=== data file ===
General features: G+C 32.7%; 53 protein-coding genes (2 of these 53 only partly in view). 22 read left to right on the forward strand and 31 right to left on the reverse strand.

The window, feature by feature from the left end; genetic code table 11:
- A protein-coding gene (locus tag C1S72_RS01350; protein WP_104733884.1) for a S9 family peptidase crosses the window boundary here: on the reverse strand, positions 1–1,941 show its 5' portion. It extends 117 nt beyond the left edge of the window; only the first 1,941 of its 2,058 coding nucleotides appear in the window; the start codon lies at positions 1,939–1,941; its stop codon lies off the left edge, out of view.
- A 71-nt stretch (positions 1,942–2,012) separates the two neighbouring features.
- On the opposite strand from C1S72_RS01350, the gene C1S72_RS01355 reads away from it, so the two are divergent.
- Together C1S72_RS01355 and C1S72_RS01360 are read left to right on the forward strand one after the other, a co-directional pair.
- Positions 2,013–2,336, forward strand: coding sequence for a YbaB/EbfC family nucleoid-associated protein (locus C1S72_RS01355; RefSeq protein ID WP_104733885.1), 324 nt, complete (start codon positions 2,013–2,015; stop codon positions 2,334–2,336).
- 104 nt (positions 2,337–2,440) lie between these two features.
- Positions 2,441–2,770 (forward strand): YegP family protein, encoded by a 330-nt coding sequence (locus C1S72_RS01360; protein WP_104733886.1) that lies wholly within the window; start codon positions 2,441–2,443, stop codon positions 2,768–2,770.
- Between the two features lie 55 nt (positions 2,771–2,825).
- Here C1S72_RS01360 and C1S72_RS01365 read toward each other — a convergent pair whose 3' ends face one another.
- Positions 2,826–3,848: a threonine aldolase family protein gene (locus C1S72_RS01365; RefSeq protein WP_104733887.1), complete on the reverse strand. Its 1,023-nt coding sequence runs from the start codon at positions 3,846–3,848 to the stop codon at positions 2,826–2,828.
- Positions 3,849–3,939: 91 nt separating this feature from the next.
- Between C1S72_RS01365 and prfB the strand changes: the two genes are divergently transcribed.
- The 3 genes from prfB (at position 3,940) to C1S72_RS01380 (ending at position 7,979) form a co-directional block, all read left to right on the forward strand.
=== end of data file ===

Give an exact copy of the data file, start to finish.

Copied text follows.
General features: G+C 32.7%; 53 protein-coding genes (2 of these 53 only partly in view). 22 read left to right on the forward strand and 31 right to left on the reverse strand.

The window, feature by feature from the left end; genetic code table 11:
- A protein-coding gene (locus tag C1S72_RS01350; protein WP_104733884.1) for a S9 family peptidase crosses the window boundary here: on the reverse strand, positions 1–1,941 show its 5' portion. It extends 117 nt beyond the left edge of the window; only the first 1,941 of its 2,058 coding nucleotides appear in the window; the start codon lies at positions 1,939–1,941; its stop codon lies off the left edge, out of view.
- A 71-nt stretch (positions 1,942–2,012) separates the two neighbouring features.
- On the opposite strand from C1S72_RS01350, the gene C1S72_RS01355 reads away from it, so the two are divergent.
- Together C1S72_RS01355 and C1S72_RS01360 are read left to right on the forward strand one after the other, a co-directional pair.
- Positions 2,013–2,336, forward strand: coding sequence for a YbaB/EbfC family nucleoid-associated protein (locus C1S72_RS01355; RefSeq protein ID WP_104733885.1), 324 nt, complete (start codon positions 2,013–2,015; stop codon positions 2,334–2,336).
- 104 nt (positions 2,337–2,440) lie between these two features.
- Positions 2,441–2,770 (forward strand): YegP family protein, encoded by a 330-nt coding sequence (locus C1S72_RS01360; protein WP_104733886.1) that lies wholly within the window; start codon positions 2,441–2,443, stop codon positions 2,768–2,770.
- Between the two features lie 55 nt (positions 2,771–2,825).
- Here C1S72_RS01360 and C1S72_RS01365 read toward each other — a convergent pair whose 3' ends face one another.
- Positions 2,826–3,848: a threonine aldolase family protein gene (locus C1S72_RS01365; RefSeq protein WP_104733887.1), complete on the reverse strand. Its 1,023-nt coding sequence runs from the start codon at positions 3,846–3,848 to the stop codon at positions 2,826–2,828.
- Positions 3,849–3,939: 91 nt separating this feature from the next.
- Between C1S72_RS01365 and prfB the strand changes: the two genes are divergently transcribed.
- The 3 genes from prfB (at position 3,940) to C1S72_RS01380 (ending at position 7,979) form a co-directional block, all read left to right on the forward strand.